You know about milk, cheese, and greens being crucial foods for strong bones.
But there are others you may have never thought of that could help improve your bone density too.
That’s why we asked 10 experts the following question:
What unique (often overlooked) food do you recommend for strong bones?
Discover what foods you may be overlooking that can support your bones!
Full Fat, Organic Plain Yogurt
Full-fat, organic plain yogurt from pastured cows. Dairy foods, particularly yogurt, deliver the widest range of beneficial nutrients for our bones – IF, and this is crucial IF, the yogurt consumed is full fat, organic plain yogurt produced from the milk of pastured cows.
Plain yogurt (that meets these criteria) will provide not only calcium, but magnesium and zinc, plus small amounts of vitamin K2 (in the form of MK-4), vitamin A, and vitamin D (as most cow’s milk is now fortified with vitamin D, one cup of yogurt per day provides 200 IU of vitamin D3 along with 400 mg of calcium) — and a hefty dose of protein.
In addition, organic, full-fat plain yogurt from pastured cows will contain beneficial bacteria that protect the gut, greatly improving our digestion and absorption of all the nutrients bones require. And lastly, once established in our intestines, the probiotic bacteria provided by yogurt will produce the B vitamins we need to support a healthy cardiovascular system, nervous system, and energy metabolism – as well as healthy bones.
Low-fat yogurt, even if organic, will not contain the fat-soluble vitamins, K2 or A. Non-organic yogurt, even if full fat, will contain pesticide residues, possible hormone, and antibiotic residues, GMO sugars & a variety of chemical additives – all of which may harm bone via a wide variety of mechanisms.
Many studies show a significant inverse association between consumption of dairy products and elevated markers of bone turnover (indicators of excessive bone loss) and a positive association between dairy food intake and bone mineral content.
Protein powders have been popular for ages, but unfortunately, there are many on the market that contain additives and artificial ingredients. However, fortunately, there are protein powders available now that are made from Bovine collagen. These collagen peptide protein powders contain no added ingredients and dissolve wonderfully into many recipes. Collagen peptides are rich in amino acids which help to strengthen our bones and joints! Collagen peptides can be found in powdered forms in specialty grocery stores like Whole Foods or online (Amazon, etc.).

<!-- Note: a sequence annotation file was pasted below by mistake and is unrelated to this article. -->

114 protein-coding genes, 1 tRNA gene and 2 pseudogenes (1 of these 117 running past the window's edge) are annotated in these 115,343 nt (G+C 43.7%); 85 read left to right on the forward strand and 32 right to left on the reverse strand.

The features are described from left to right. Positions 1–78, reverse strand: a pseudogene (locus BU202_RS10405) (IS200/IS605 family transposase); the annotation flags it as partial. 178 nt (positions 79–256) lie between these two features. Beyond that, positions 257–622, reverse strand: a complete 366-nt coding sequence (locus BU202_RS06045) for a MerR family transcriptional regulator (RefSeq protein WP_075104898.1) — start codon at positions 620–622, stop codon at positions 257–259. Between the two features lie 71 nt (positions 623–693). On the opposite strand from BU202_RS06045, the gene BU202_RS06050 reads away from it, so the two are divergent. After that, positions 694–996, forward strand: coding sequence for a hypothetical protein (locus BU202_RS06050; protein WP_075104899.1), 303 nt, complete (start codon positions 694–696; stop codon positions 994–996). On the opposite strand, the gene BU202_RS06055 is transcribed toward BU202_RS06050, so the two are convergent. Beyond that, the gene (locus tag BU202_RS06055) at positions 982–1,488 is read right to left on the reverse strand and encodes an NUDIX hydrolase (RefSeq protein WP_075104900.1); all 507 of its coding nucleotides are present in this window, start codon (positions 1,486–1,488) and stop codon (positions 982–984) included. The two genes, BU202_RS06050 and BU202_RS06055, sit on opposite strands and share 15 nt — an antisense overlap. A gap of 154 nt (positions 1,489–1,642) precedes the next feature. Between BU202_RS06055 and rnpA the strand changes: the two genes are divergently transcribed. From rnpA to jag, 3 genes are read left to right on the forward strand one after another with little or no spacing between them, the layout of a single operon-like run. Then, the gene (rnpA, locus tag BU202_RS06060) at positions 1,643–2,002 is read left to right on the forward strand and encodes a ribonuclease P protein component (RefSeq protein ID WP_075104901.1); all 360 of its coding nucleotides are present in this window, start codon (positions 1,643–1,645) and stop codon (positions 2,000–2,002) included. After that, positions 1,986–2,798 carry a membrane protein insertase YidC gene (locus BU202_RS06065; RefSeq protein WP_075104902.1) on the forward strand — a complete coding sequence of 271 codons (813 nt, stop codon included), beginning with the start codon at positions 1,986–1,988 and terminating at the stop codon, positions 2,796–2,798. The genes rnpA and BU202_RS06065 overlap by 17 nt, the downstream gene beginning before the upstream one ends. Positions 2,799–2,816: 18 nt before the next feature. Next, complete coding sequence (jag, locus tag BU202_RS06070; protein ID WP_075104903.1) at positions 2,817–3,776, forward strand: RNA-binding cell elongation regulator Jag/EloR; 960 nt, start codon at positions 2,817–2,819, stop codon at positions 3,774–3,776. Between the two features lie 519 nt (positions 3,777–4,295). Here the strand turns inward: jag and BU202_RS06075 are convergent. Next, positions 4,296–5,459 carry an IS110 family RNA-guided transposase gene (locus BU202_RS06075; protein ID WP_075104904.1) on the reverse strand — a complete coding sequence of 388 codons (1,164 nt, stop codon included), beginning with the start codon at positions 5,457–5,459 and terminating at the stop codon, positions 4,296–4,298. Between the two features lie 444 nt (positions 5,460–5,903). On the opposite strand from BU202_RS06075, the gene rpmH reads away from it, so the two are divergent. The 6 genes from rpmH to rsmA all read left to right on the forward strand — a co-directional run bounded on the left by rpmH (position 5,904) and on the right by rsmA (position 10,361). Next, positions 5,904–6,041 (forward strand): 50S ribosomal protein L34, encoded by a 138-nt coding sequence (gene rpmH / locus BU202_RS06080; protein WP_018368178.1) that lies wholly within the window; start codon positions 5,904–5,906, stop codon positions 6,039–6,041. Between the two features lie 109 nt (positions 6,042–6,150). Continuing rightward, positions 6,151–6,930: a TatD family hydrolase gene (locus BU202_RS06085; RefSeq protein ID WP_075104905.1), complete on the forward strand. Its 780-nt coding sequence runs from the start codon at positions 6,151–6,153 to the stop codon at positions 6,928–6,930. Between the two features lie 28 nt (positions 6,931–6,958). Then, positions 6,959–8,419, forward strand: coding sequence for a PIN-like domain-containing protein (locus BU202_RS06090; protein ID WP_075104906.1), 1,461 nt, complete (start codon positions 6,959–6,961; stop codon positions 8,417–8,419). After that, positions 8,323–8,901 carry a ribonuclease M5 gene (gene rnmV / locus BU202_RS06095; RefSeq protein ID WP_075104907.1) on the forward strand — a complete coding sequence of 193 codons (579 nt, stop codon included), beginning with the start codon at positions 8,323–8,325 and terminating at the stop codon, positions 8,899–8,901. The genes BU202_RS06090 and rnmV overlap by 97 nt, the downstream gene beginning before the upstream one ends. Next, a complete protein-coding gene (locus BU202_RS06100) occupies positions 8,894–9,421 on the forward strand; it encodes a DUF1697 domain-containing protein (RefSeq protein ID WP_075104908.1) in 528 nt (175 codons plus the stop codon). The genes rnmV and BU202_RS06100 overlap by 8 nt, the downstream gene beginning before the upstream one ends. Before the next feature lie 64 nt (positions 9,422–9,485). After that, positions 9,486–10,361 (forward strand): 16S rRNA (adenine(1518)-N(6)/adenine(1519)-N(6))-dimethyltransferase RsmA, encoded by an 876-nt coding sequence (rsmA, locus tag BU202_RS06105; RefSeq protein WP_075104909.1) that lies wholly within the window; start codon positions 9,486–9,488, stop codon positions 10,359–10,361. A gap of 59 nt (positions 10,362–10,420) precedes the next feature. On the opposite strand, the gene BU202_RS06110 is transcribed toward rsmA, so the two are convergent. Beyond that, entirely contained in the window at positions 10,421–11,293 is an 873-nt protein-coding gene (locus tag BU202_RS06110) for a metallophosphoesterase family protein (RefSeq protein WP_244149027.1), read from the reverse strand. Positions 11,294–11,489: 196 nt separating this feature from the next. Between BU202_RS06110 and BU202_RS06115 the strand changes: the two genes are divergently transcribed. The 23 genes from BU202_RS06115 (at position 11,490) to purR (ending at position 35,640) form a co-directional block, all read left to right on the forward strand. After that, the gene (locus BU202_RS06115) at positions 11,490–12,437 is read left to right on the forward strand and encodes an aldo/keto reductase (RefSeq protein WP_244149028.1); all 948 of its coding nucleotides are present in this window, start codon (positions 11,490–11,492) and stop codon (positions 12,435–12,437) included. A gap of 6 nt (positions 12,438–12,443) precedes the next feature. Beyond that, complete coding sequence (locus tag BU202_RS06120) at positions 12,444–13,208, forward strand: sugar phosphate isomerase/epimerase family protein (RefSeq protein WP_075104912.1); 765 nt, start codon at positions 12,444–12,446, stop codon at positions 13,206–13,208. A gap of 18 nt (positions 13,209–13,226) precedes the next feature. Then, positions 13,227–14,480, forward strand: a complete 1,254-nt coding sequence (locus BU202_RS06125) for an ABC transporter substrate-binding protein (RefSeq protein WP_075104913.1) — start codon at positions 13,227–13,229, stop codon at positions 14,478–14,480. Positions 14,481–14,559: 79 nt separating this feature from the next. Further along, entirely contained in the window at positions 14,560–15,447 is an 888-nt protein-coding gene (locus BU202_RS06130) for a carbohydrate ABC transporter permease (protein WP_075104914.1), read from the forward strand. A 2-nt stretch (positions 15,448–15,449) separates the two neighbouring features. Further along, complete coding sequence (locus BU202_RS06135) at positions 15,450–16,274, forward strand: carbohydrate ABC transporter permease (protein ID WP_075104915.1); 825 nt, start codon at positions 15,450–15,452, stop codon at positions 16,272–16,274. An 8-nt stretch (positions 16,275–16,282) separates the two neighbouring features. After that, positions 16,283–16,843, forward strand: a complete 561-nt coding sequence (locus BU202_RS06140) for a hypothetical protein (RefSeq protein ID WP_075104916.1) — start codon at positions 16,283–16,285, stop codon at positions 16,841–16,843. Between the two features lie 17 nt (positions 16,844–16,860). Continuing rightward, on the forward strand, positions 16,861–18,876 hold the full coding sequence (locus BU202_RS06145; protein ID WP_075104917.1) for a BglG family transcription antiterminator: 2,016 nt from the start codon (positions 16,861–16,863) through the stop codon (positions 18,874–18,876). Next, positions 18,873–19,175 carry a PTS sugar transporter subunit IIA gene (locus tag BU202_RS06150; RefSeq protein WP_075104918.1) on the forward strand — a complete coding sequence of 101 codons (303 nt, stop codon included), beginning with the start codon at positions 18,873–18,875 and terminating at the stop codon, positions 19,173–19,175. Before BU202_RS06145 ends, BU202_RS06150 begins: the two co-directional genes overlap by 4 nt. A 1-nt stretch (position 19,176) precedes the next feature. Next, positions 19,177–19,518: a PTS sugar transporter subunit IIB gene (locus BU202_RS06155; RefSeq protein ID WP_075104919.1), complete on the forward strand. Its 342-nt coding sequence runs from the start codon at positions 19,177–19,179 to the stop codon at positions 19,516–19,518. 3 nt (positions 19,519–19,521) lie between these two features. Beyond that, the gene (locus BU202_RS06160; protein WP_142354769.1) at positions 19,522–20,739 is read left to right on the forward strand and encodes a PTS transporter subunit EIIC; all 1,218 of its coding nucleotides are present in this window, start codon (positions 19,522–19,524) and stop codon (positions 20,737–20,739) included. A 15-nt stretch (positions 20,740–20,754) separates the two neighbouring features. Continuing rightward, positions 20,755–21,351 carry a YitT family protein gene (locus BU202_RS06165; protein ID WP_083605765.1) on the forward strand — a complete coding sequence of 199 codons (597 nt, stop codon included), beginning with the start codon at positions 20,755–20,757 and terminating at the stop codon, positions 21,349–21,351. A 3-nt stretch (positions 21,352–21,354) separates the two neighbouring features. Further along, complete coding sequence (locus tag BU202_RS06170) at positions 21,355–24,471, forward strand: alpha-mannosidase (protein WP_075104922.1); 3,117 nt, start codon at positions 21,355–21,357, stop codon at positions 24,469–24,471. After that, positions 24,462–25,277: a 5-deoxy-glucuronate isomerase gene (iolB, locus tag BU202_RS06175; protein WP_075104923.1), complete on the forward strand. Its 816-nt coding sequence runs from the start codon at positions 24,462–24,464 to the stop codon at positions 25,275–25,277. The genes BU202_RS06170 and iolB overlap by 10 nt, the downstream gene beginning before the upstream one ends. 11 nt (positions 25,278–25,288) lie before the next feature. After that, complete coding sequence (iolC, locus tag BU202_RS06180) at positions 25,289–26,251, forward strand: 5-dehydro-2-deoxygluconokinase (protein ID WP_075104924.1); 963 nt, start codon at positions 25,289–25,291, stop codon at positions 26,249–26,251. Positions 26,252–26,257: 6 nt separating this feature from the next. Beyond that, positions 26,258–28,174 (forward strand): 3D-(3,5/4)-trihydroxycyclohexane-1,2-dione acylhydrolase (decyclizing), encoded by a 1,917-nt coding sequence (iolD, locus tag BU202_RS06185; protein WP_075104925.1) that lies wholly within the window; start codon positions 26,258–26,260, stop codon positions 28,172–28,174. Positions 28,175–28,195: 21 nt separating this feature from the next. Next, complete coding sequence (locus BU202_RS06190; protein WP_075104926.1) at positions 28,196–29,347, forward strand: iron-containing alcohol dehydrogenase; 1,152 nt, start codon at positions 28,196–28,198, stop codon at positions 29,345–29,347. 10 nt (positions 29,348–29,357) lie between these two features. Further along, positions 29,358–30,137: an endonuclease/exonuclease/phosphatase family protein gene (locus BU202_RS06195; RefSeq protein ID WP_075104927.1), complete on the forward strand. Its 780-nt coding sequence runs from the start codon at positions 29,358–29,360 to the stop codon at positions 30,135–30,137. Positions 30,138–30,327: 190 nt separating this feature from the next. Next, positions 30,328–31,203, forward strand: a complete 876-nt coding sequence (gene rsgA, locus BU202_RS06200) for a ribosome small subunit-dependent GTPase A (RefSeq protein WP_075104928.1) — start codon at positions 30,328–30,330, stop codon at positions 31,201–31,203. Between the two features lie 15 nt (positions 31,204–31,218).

Black Beans and Kelp
In Chinese medicine, we look at vitality (what we call Jing) as coming from our kidneys. As we age, we use up our Jing, and we start to see signs that we associate with aging: graying hair, weak knees and back, and weaker bones. Interestingly, in western medicine, the kidneys play a role in bone health as well; healthy kidneys turn vitamin D into an active hormone, which helps increase calcium absorption from the intestines into the blood. So, from my perspective, when I look to strengthen bones I look to strengthen the kidneys.
There are two foods I recommend, depending on other signs and symptoms a patient might have. The first is black beans. In Chinese medicine, when we look at food, we look at the “energy” of that food. You might think of this as the nature of the food. Most legumes are considered good for the kidneys because they are the pure Jing or vitality of the plant. When you eat beans you consume that vitality. Additionally, black beans contain about 135 mg of calcium per half cup serving.
Foods that are naturally salty are also considered nourishing for the kidneys, so the second food I would consider is kelp. The slightly fishy flavor of kelp can turn some people away, so I like to use kelp granules as a salt replacement on fish and eggs and in soup.
Prunes, or as their marketing board says, dried plums, may be effective in both bone maintenance and bone building in postmenopausal women. People who eat the most foods rich in vitamin C (such as citrus fruits and some stone fruits, like plums) have 70% less cartilage loss than those who eat the least and a threefold reduction in the progression of the disease.